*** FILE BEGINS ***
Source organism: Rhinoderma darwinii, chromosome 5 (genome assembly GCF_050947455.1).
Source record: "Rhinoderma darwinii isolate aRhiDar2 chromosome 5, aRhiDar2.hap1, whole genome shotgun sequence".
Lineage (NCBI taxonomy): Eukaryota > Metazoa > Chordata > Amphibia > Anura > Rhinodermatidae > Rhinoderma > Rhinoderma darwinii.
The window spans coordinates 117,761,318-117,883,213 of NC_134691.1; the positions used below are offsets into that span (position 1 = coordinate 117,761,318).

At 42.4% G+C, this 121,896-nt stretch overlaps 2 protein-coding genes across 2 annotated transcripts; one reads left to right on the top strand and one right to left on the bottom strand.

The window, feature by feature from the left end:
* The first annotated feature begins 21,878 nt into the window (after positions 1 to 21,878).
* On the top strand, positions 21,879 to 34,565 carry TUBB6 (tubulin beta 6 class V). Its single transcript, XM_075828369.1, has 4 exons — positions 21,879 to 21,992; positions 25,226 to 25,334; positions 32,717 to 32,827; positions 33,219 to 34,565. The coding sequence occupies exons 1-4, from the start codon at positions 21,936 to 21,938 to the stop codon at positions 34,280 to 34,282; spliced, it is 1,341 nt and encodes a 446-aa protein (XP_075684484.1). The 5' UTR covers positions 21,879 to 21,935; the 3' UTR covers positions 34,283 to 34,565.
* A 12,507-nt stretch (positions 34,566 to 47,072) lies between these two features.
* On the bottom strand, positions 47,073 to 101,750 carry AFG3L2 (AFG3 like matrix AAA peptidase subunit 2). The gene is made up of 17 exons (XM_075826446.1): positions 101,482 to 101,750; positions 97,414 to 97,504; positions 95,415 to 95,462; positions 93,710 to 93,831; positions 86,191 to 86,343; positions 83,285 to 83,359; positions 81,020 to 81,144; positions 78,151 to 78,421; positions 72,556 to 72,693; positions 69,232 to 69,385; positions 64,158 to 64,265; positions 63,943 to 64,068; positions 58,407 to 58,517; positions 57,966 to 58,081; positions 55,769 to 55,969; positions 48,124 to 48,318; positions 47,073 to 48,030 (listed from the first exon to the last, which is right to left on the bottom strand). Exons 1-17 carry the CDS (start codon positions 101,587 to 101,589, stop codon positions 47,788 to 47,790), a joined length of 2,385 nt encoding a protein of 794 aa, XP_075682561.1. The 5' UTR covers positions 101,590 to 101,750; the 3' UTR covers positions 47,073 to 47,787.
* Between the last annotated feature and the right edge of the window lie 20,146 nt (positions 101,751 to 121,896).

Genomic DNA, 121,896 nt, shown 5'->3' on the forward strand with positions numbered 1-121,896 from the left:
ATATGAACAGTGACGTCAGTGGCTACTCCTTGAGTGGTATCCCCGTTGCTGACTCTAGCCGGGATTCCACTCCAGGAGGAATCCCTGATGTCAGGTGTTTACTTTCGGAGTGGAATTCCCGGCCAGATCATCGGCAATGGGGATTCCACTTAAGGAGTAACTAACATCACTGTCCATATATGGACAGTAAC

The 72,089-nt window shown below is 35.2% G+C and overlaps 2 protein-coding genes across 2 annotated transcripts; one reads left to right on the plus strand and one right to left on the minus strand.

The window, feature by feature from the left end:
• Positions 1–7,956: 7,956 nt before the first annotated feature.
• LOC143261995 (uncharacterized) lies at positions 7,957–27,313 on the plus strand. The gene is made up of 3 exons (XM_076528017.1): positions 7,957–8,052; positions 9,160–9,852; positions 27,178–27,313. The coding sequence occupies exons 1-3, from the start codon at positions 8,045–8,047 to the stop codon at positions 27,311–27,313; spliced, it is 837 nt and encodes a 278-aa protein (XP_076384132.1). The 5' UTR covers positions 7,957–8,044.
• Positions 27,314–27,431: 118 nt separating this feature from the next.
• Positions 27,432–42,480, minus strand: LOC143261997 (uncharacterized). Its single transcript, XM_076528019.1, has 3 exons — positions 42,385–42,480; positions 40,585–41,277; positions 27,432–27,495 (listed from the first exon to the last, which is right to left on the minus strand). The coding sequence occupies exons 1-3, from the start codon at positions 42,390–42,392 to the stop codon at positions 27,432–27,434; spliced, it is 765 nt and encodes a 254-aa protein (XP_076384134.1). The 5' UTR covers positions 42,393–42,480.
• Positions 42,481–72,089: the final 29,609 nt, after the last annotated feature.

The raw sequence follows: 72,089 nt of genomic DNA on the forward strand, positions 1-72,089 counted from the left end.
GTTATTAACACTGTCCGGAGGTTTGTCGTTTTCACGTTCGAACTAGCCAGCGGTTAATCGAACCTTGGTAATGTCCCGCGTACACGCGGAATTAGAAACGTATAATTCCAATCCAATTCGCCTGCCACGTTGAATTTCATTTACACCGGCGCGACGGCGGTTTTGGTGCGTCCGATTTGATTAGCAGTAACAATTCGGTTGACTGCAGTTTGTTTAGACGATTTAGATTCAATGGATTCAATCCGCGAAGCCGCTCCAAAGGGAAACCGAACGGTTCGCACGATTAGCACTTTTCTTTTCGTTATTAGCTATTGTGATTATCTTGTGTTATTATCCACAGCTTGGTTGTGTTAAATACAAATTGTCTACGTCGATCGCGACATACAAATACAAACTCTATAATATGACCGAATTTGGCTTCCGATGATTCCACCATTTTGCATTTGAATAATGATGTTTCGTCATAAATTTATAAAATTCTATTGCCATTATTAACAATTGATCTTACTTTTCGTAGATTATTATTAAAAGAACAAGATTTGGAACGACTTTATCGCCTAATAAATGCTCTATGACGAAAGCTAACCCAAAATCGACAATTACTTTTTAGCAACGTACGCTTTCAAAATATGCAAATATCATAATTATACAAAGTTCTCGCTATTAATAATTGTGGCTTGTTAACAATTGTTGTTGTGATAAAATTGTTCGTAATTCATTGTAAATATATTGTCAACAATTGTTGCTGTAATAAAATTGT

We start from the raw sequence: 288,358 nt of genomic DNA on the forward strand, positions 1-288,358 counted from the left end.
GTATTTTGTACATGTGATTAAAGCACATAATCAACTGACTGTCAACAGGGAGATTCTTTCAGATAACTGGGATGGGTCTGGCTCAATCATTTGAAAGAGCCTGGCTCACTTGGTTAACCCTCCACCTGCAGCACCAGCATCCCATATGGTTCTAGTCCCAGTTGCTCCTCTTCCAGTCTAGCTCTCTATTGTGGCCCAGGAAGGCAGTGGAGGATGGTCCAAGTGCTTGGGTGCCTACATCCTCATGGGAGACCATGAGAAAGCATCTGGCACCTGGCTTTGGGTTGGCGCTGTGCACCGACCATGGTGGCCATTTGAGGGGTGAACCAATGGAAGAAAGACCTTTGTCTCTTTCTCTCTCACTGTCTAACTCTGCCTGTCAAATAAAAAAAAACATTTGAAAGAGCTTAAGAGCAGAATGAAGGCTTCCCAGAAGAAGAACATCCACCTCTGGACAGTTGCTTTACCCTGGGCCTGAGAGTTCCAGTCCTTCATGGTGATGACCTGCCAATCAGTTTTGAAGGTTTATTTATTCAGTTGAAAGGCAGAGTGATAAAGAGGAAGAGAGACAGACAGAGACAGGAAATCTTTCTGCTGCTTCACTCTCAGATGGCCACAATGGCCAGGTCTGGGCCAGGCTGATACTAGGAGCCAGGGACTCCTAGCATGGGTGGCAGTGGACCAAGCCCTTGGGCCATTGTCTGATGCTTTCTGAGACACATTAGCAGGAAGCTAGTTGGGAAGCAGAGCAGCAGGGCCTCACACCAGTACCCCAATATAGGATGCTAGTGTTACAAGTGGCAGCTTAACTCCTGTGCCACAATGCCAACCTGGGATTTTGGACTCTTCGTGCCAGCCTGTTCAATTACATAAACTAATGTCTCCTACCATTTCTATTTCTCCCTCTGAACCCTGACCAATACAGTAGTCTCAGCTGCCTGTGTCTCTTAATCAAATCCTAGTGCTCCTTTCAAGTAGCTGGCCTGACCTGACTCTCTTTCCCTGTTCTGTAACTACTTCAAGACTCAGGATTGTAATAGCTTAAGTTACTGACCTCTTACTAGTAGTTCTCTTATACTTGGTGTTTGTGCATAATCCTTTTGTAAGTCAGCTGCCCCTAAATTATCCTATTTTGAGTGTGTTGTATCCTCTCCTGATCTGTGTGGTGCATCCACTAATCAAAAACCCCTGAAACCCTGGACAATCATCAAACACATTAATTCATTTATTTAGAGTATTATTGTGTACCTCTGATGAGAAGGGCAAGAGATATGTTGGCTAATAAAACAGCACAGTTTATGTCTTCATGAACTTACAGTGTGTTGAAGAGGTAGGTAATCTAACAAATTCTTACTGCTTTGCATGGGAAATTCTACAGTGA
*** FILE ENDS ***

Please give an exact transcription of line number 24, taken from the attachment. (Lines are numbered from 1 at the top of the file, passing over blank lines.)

GTATTTTGTACATGTGATTAAAGCACATAATCAACTGACTGTCAACAGGGAGATTCTTTCAGATAACTGGGATGGGTCTGGCTCAATCATTTGAAAGAGCCTGGCTCACTTGGTTAACCCTCCACCTGCAGCACCAGCATCCCATATGGTTCTAGTCCCAGTTGCTCCTCTTCCAGTCTAGCTCTCTATTGTGGCCCAGGAAGGCAGTGGAGGATGGTCCAAGTGCTTGGGTGCCTACATCCTCATGGGAGACCATGAGAAAGCATCTGGCACCTGGCTTTGGGTTGGCGCTGTGCACCGACCATGGTGGCCATTTGAGGGGTGAACCAATGGAAGAAAGACCTTTGTCTCTTTCTCTCTCACTGTCTAACTCTGCCTGTCAAATAAAAAAAAACATTTGAAAGAGCTTAAGAGCAGAATGAAGGCTTCCCAGAAGAAGAACATCCACCTCTGGACAGTTGCTTTACCCTGGGCCTGAGAGTTCCAGTCCTTCATGGTGATGACCTGCCAATCAGTTTTGAAGGTTTATTTATTCAGTTGAAAGGCAGAGTGATAAAGAGGAAGAGAGACAGACAGAGACAGGAAATCTTTCTGCTGCTTCACTCTCAGATGGCCACAATGGCCAGGTCTGGGCCAGGCTGATACTAGGAGCCAGGGACTCCTAGCATGGGTGGCAGTGGACCAAGCCCTTGGGCCATTGTCTGATGCTTTCTGAGACACATTAGCAGGAAGCTAGTTGGGAAGCAGAGCAGCAGGGCCTCACACCAGTACCCCAATATAGGATGCTAGTGTTACAAGTGGCAGCTTAACTCCTGTGCCACAATGCCAACCTGGGATTTTGGACTCTTCGTGCCAGCCTGTTCAATTACATAAACTAATGTCTCCTACCATTTCTATTTCTCCCTCTGAACCCTGACCAATACAGTAGTCTCAGCTGCCTGTGTCTCTTAATCAAATCCTAGTGCTCCTTTCAAGTAGCTGGCCTGACCTGACTCTCTTTCCCTGTTCTGTAACTACTTCAAGACTCAGGATTGTAATAGCTTAAGTTACTGACCTCTTACTAGTAGTTCTCTTATACTTGGTGTTTGTGCATAATCCTTTTGTAAGTCAGCTGCCCCTAAATTATCCTATTTTGAGTGTGTTGTATCCTCTCCTGATCTGTGTGGTGCATCCACTAATCAAAAACCCCTGAAACCCTGGACAATCATCAAACACATTAATTCATTTATTTAGAGTATTATTGTGTACCTCTGATGAGAAGGGCAAGAGATATGTTGGCTAATAAAACAGCACAGTTTATGTCTTCATGAACTTACAGTGTGTTGAAGAGGTAGGTAATCTAACAAATTCTTACTGCTTTGCATGGGAAATTCTACAGTGA